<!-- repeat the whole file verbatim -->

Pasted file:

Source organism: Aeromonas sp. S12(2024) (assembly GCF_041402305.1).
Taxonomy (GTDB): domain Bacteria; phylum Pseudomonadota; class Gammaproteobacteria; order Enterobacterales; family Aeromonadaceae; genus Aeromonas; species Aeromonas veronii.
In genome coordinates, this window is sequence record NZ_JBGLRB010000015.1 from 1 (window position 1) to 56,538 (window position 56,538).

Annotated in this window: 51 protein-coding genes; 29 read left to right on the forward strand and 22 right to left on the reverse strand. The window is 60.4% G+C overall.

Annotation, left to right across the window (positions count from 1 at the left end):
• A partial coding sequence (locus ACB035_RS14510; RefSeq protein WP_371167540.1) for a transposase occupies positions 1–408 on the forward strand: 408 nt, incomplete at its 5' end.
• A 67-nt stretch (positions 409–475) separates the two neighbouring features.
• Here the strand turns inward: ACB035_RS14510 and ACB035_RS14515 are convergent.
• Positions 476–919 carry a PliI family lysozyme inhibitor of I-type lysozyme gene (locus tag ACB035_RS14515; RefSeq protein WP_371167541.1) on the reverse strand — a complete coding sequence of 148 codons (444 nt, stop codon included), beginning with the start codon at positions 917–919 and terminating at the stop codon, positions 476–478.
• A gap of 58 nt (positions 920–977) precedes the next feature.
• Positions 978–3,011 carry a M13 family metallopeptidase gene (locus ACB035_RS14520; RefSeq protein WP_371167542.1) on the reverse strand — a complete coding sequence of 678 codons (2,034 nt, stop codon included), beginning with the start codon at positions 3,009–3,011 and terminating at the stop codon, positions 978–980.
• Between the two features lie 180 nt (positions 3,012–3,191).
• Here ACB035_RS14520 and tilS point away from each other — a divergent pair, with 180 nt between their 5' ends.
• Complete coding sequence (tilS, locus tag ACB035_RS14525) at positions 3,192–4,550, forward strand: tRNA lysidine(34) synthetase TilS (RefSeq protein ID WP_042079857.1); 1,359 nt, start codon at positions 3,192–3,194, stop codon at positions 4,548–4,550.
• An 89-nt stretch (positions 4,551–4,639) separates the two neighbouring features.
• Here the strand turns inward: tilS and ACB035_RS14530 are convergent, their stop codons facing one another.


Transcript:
Source organism: Aeromonas sp. S12(2024) (assembly GCF_041402305.1).
Taxonomy (GTDB): domain Bacteria; phylum Pseudomonadota; class Gammaproteobacteria; order Enterobacterales; family Aeromonadaceae; genus Aeromonas; species Aeromonas veronii.
In genome coordinates, this window is sequence record NZ_JBGLRB010000015.1 from 1 (window position 1) to 56,538 (window position 56,538).

Annotated in this window: 51 protein-coding genes; 29 read left to right on the forward strand and 22 right to left on the reverse strand. The window is 60.4% G+C overall.

Annotation, left to right across the window (positions count from 1 at the left end):
• A partial coding sequence (locus ACB035_RS14510; RefSeq protein WP_371167540.1) for a transposase occupies positions 1–408 on the forward strand: 408 nt, incomplete at its 5' end.
• A 67-nt stretch (positions 409–475) separates the two neighbouring features.
• Here the strand turns inward: ACB035_RS14510 and ACB035_RS14515 are convergent.
• Positions 476–919 carry a PliI family lysozyme inhibitor of I-type lysozyme gene (locus tag ACB035_RS14515; RefSeq protein WP_371167541.1) on the reverse strand — a complete coding sequence of 148 codons (444 nt, stop codon included), beginning with the start codon at positions 917–919 and terminating at the stop codon, positions 476–478.
• A gap of 58 nt (positions 920–977) precedes the next feature.
• Positions 978–3,011 carry a M13 family metallopeptidase gene (locus ACB035_RS14520; RefSeq protein WP_371167542.1) on the reverse strand — a complete coding sequence of 678 codons (2,034 nt, stop codon included), beginning with the start codon at positions 3,009–3,011 and terminating at the stop codon, positions 978–980.
• Between the two features lie 180 nt (positions 3,012–3,191).
• Here ACB035_RS14520 and tilS point away from each other — a divergent pair, with 180 nt between their 5' ends.
• Complete coding sequence (tilS, locus tag ACB035_RS14525) at positions 3,192–4,550, forward strand: tRNA lysidine(34) synthetase TilS (RefSeq protein ID WP_042079857.1); 1,359 nt, start codon at positions 3,192–3,194, stop codon at positions 4,548–4,550.
• An 89-nt stretch (positions 4,551–4,639) separates the two neighbouring features.
• Here the strand turns inward: tilS and ACB035_RS14530 are convergent, their stop codons facing one another.